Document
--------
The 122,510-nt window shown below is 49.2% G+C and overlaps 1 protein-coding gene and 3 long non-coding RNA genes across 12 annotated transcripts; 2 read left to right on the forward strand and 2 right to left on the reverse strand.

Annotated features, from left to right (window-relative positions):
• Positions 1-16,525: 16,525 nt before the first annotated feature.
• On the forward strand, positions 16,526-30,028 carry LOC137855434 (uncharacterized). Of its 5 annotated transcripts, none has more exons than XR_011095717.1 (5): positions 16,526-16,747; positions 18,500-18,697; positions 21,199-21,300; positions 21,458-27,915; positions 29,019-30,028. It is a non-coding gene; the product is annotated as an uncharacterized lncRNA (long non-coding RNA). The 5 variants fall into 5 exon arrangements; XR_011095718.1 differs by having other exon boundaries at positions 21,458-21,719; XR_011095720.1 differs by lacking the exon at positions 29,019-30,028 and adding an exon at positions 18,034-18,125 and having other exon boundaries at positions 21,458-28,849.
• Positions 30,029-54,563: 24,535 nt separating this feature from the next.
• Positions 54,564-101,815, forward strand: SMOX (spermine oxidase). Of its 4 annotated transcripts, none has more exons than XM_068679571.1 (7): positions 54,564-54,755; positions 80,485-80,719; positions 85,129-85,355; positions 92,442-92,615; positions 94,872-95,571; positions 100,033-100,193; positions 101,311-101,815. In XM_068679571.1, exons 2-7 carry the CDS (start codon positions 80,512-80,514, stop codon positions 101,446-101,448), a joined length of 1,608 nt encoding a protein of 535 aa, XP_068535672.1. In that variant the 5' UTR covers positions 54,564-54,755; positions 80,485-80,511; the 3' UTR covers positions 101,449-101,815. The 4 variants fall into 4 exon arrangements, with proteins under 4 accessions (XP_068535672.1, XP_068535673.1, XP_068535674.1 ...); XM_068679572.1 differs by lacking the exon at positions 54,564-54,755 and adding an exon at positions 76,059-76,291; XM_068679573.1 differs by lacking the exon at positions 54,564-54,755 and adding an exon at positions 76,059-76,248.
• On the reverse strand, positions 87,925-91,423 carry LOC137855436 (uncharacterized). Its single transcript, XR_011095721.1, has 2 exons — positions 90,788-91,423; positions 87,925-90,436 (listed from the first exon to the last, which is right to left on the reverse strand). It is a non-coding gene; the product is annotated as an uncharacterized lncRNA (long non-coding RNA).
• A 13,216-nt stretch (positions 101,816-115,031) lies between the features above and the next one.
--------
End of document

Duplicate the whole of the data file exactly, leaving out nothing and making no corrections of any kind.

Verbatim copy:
The 122,510-nt window shown below is 49.2% G+C and overlaps 1 protein-coding gene and 3 long non-coding RNA genes across 12 annotated transcripts; 2 read left to right on the forward strand and 2 right to left on the reverse strand.

Annotated features, from left to right (window-relative positions):
• Positions 1-16,525: 16,525 nt before the first annotated feature.
• On the forward strand, positions 16,526-30,028 carry LOC137855434 (uncharacterized). Of its 5 annotated transcripts, none has more exons than XR_011095717.1 (5): positions 16,526-16,747; positions 18,500-18,697; positions 21,199-21,300; positions 21,458-27,915; positions 29,019-30,028. It is a non-coding gene; the product is annotated as an uncharacterized lncRNA (long non-coding RNA). The 5 variants fall into 5 exon arrangements; XR_011095718.1 differs by having other exon boundaries at positions 21,458-21,719; XR_011095720.1 differs by lacking the exon at positions 29,019-30,028 and adding an exon at positions 18,034-18,125 and having other exon boundaries at positions 21,458-28,849.
• Positions 30,029-54,563: 24,535 nt separating this feature from the next.
• Positions 54,564-101,815, forward strand: SMOX (spermine oxidase). Of its 4 annotated transcripts, none has more exons than XM_068679571.1 (7): positions 54,564-54,755; positions 80,485-80,719; positions 85,129-85,355; positions 92,442-92,615; positions 94,872-95,571; positions 100,033-100,193; positions 101,311-101,815. In XM_068679571.1, exons 2-7 carry the CDS (start codon positions 80,512-80,514, stop codon positions 101,446-101,448), a joined length of 1,608 nt encoding a protein of 535 aa, XP_068535672.1. In that variant the 5' UTR covers positions 54,564-54,755; positions 80,485-80,511; the 3' UTR covers positions 101,449-101,815. The 4 variants fall into 4 exon arrangements, with proteins under 4 accessions (XP_068535672.1, XP_068535673.1, XP_068535674.1 ...); XM_068679572.1 differs by lacking the exon at positions 54,564-54,755 and adding an exon at positions 76,059-76,291; XM_068679573.1 differs by lacking the exon at positions 54,564-54,755 and adding an exon at positions 76,059-76,248.
• On the reverse strand, positions 87,925-91,423 carry LOC137855436 (uncharacterized). Its single transcript, XR_011095721.1, has 2 exons — positions 90,788-91,423; positions 87,925-90,436 (listed from the first exon to the last, which is right to left on the reverse strand). It is a non-coding gene; the product is annotated as an uncharacterized lncRNA (long non-coding RNA).
• A 13,216-nt stretch (positions 101,816-115,031) lies between the features above and the next one.